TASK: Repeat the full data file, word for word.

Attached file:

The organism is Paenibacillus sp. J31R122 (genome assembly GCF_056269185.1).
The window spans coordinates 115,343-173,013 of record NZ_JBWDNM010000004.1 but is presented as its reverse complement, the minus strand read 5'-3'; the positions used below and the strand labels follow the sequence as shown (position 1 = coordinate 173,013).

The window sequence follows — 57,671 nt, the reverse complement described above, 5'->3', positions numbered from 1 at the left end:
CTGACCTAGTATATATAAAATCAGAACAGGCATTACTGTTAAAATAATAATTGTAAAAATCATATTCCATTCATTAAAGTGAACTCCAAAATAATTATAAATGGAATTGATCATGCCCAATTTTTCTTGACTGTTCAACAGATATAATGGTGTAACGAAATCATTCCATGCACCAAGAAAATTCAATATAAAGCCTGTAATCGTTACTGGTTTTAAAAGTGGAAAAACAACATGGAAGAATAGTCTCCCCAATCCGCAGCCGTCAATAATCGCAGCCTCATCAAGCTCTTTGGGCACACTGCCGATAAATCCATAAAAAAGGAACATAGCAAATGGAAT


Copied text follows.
The organism is Paenibacillus sp. J31R122 (genome assembly GCF_056269185.1).
The window spans coordinates 115,343-173,013 of record NZ_JBWDNM010000004.1 but is presented as its reverse complement, the minus strand read 5'-3'; the positions used below and the strand labels follow the sequence as shown (position 1 = coordinate 173,013).

The window sequence follows — 57,671 nt, the reverse complement described above, 5'->3', positions numbered from 1 at the left end:
CTGACCTAGTATATATAAAATCAGAACAGGCATTACTGTTAAAATAATAATTGTAAAAATCATATTCCATTCATTAAAGTGAACTCCAAAATAATTATAAATGGAATTGATCATGCCCAATTTTTCTTGACTGTTCAACAGATATAATGGTGTAACGAAATCATTCCATGCACCAAGAAAATTCAATATAAAGCCTGTAATCGTTACTGGTTTTAAAAGTGGAAAAACAACATGGAAGAATAGTCTCCCCAATCCGCAGCCGTCAATAATCGCAGCCTCATCAAGCTCTTTGGGCACACTGCCGATAAATCCATAAAAAAGGAACATAGCAAATGGAAT